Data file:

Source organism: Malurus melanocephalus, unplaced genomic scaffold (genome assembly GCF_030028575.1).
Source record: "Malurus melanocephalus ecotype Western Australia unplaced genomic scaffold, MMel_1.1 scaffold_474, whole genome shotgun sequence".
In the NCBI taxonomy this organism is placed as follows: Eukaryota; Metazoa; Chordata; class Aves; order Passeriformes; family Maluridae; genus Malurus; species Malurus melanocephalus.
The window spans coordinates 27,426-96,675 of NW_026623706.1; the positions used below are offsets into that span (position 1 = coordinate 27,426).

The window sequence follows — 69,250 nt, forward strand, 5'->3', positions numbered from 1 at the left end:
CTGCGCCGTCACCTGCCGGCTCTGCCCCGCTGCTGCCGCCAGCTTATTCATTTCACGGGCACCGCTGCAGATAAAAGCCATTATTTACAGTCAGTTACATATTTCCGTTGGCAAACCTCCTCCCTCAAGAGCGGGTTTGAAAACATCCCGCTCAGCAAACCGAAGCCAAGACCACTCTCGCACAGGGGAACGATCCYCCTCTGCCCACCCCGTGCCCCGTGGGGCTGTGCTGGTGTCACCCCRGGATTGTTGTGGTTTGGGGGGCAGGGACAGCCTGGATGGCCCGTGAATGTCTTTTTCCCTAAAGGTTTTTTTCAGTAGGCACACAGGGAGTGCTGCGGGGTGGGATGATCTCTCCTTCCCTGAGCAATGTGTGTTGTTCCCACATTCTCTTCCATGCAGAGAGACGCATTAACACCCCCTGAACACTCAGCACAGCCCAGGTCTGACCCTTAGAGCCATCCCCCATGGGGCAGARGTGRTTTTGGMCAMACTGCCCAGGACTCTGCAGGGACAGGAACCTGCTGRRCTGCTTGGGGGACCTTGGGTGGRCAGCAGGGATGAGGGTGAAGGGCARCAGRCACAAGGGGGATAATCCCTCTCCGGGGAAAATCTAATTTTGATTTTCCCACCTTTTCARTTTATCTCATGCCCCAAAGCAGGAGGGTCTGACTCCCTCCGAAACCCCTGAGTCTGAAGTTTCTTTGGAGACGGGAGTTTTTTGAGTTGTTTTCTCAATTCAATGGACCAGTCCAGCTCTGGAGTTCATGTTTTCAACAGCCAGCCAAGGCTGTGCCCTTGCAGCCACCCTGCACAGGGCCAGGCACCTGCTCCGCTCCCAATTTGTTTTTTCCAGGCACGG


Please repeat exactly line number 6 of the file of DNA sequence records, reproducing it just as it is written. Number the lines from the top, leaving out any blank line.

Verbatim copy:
CTGCGCCGTCACCTGCCGGCTCTGCCCCGCTGCTGCCGCCAGCTTATTCATTTCACGGGCACCGCTGCAGATAAAAGCCATTATTTACAGTCAGTTACATATTTCCGTTGGCAAACCTCCTCCCTCAAGAGCGGGTTTGAAAACATCCCGCTCAGCAAACCGAAGCCAAGACCACTCTCGCACAGGGGAACGATCCYCCTCTGCCCACCCCGTGCCCCGTGGGGCTGTGCTGGTGTCACCCCRGGATTGTTGTGGTTTGGGGGGCAGGGACAGCCTGGATGGCCCGTGAATGTCTTTTTCCCTAAAGGTTTTTTTCAGTAGGCACACAGGGAGTGCTGCGGGGTGGGATGATCTCTCCTTCCCTGAGCAATGTGTGTTGTTCCCACATTCTCTTCCATGCAGAGAGACGCATTAACACCCCCTGAACACTCAGCACAGCCCAGGTCTGACCCTTAGAGCCATCCCCCATGGGGCAGARGTGRTTTTGGMCAMACTGCCCAGGACTCTGCAGGGACAGGAACCTGCTGRRCTGCTTGGGGGACCTTGGGTGGRCAGCAGGGATGAGGGTGAAGGGCARCAGRCACAAGGGGGATAATCCCTCTCCGGGGAAAATCTAATTTTGATTTTCCCACCTTTTCARTTTATCTCATGCCCCAAAGCAGGAGGGTCTGACTCCCTCCGAAACCCCTGAGTCTGAAGTTTCTTTGGAGACGGGAGTTTTTTGAGTTGTTTTCTCAATTCAATGGACCAGTCCAGCTCTGGAGTTCATGTTTTCAACAGCCAGCCAAGGCTGTGCCCTTGCAGCCACCCTGCACAGGGCCAGGCACCTGCTCCGCTCCCAATTTGTTTTTTCCAGGCACGG